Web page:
07-02-2020  12:51 pm   •   PDX and SEA Weather
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NORTHWEST NEWS

Police Union Contract Extended, Bargaining to Continue

Negotiations will resume in January 2021.

Inslee Heckled Off Stage During Tri-Cities Appearance

Speaking outdoors in Eastern Washington, the governor was repeatedly interrupted by hecklers as he urged residents to wear masks to prevent the spread of the coronavirus.

Portland Police Declare Riot, Use Tear Gas

Several arrests were made as protests continued into early Wednesday morning.

Oregon Legislature Passes Police Reform Package Amid ‘Rushed’ Criticism

Six new bills declare an emergency in police protocol and are immediately effective. 

NEWS BRIEFS

Trump Blows His Twitter Dog Whistle on America’s Fair Housing Policies in the Suburbs

The president could be Tweeting on unemployment or COVID-19 infections but instead pushes housing discrimination ...

Zeta Phi Beta Sorority Awards Historic $100,000 Founders' Centennial Scholarship

Zeta celebrates 100 years with largest single recipient scholarship awarded by a historically Black Greek-lettered sorority or...

Nominations Being Accepted for the Gladys McCoy Lifetime Achievement Award

Gladys McCoy Lifetime Achievement Award was established in 1994 to honor Multnomah County residents who have contributed outstanding...

Shatter, LLC Launches to Elevate Diverse Voices in Progressive Politics

A collaboration of leading female political strategists aims to fill a void in the world of political consulting ...

New Director Takes Helm at Oregon Black Pioneers

In its 27-year history, the organization has never had an executive director, and has expressed confidence and optimism in Zachary A....

More arrests early Thursday after police clear protest zone

SEATTLE (AP) — Seattle police say they arrested more than two dozen people early Thursday who gathered in an area officers cleared hours earlier after the mayor ordered an end to the city’s “occupied” protest zone.In a statement police said they used pepper spray and...

US sets deadline for wolverines protection decision

BILLINGS, Mont. (AP) — U.S. wildlife officials have agreed to decide by the end of August whether climate change and other threats are pushing the rare wolverine closer to extinction in the mountains of the West.Government attorneys and conservation groups that had sued to force a decision...

Iowa defensive back Jack Koerner hurt in jet ski accident

IOWA CITY, Iowa (AP) — Iowa defensive back Jack Koerner sustained serious injuries when he and a passenger on a jet ski collided with a boat on the Lake of the Ozarks in Missouri.According to a police report, Koerner and Cole Coffin were hurt at about 6:30 p.m. Friday when their watercraft...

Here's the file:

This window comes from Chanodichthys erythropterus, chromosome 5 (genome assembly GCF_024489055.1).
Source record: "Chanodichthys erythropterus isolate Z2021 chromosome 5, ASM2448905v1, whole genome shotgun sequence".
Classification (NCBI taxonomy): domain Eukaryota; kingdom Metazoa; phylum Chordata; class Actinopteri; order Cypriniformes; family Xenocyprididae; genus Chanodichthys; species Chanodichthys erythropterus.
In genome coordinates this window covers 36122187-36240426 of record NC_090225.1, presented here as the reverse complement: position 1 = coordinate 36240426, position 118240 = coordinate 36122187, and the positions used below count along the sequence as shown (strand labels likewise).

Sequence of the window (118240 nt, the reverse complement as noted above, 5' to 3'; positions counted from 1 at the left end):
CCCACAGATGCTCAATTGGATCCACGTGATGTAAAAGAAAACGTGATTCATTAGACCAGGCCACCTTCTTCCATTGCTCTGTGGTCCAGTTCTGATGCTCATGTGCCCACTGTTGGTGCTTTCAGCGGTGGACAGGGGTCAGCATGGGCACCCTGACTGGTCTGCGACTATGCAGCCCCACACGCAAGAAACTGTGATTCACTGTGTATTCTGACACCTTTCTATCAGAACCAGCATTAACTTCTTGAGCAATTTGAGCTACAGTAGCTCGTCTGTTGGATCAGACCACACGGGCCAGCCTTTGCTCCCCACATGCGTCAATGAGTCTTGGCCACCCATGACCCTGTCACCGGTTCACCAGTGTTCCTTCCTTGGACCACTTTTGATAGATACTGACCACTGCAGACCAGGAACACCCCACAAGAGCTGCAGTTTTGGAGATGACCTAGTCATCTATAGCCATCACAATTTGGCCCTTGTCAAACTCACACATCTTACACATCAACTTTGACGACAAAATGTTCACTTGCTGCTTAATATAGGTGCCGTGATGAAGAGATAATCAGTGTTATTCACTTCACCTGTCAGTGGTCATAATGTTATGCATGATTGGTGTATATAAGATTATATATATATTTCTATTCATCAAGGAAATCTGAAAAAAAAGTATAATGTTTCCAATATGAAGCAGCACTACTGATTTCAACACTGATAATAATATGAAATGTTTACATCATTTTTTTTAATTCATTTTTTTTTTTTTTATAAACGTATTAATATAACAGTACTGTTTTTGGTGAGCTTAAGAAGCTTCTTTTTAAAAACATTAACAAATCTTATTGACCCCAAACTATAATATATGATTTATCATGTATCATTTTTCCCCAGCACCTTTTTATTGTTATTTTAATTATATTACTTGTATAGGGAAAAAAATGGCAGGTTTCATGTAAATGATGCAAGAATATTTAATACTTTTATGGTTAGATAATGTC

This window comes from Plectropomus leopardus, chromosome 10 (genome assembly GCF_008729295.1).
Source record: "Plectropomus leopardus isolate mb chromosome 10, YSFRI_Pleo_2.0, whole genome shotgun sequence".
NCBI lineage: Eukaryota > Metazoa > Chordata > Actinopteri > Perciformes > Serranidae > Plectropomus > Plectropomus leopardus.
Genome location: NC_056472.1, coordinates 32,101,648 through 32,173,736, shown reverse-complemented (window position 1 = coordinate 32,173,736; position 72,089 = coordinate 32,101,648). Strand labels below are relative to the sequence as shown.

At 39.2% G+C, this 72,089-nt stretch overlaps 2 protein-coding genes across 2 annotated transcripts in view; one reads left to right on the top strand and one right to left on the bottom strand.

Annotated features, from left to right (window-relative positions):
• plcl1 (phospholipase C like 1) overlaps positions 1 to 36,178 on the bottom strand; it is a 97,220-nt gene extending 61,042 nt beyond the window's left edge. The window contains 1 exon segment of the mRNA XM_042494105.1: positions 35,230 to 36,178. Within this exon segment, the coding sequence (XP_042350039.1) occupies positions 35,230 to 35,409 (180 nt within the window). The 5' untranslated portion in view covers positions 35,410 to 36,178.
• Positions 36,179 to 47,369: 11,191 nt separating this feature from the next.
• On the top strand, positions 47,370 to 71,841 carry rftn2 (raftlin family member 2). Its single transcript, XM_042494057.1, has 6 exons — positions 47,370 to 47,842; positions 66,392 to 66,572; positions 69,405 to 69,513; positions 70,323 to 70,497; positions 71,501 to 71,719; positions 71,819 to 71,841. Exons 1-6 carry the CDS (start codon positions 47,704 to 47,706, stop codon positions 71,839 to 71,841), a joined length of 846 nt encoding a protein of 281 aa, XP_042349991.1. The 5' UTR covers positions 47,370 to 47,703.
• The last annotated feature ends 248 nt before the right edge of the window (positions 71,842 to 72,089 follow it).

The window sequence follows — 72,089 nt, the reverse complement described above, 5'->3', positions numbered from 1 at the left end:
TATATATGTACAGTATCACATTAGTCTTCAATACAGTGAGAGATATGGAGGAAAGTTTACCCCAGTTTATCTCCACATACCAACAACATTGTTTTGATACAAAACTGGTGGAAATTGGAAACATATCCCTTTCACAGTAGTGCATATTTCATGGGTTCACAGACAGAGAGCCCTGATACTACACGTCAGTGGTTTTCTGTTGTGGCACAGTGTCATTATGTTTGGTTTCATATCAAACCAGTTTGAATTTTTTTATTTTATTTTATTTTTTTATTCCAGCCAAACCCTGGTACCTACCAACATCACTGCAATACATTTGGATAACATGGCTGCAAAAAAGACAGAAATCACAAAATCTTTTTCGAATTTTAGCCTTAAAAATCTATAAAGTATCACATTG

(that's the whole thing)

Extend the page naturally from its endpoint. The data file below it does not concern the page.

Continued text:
Missouri football program pushes again for racial justice

COLUMBIA, Mo. (AP) — Ryan Walters had just arrived at the University of Missouri to coach safeties for the football program when a series of protests related to racial injustice led to the resignations of the system president and the chancellor of its flagship campus.The student-led movement...

OPINION

Editorial From the Publisher: Vote as Your Life Depends on It

The Republican-controlled Senate won’t pass the George Floyd Justice in Policing Act, no matter how hard Oregon’s senators and others work to push for change. ...

Banana Republic or Constitutional Democracy? The US Military May Decide

Will the military, when and if the chips are down, acts in accord with the Constitution and not out of loyalty to its commander-in-chief? ...

To Save Black Lives, and the Soul of Our Nation, Congress Must Act Boldly

For too long, Black people in America have been burdened with the unjust responsibility of keeping ourselves safe from police. ...

Racial Inequalities - Black America Has Solutions; White America Won't Approve Them

The problem is we have to secure approval of the solutions from the people who deny the problem's existence while reaping the benefits from it. ...

AFRICAN AMERICANS IN THE NEWS

Cleared in shooting, Iowa officer fired for letting woman go

IOWA CITY, Iowa (AP) — As protests over the death of George Floyd grew in Iowa’s second largest city, activists demanded the firing of a white officer who shot and paralyzed an unarmed Black man during a 2016 traffic stop.On June 18, Cedar Rapids Police Chief Wayne Jerman seemed to...

3 cities pilot South Africa-style truth, reconciliation push

BOSTON (AP) — District attorneys in Boston, Philadelphia and San Francisco are teaming up on a pilot effort patterned after South Africa's post-apartheid truth and reconciliation commission to confront racism in the criminal justice system.Suffolk County DA Rachael Rollins, Philadelphia DA...

Robert E. Lee statue becomes epicenter of protest movement

RICHMOND, Va. (AP) — Just a little over a month ago, the area around Richmond's iconic statue of Confederate Gen. Robert E. Lee was as quiet and sedate as the statue itself. But since the May 25 police killing of George Floyd in Minneapolis, the area has been transformed into a bustling hub...

ENTERTAINMENT

Actor says 'Justice League' director Whedon was 'abusive'

LOS ANGELES (AP) — Actor Ray Fisher says director Joss Whedon's behavior was “abusive” on the set of the 2017 film “Justice League.”“Joss Wheadon’s on-set treatment of the cast and crew of Justice League was gross, abusive, unprofessional, and...

Review: Joe Ely serves up songs of honesty, hope and healing

Joe Ely, "Love In the Midst of Mayhem” (Rack 'Em Records)Joe Ely's leftovers are keepers, as “Love In the Midst of Mayhem” shows. Idled by the coronavirus — the “pandamnit,” as Ely calls it — the West Texas troubadour began digging through his...

Eastwood's ankle forced production shift for 'The Outpost'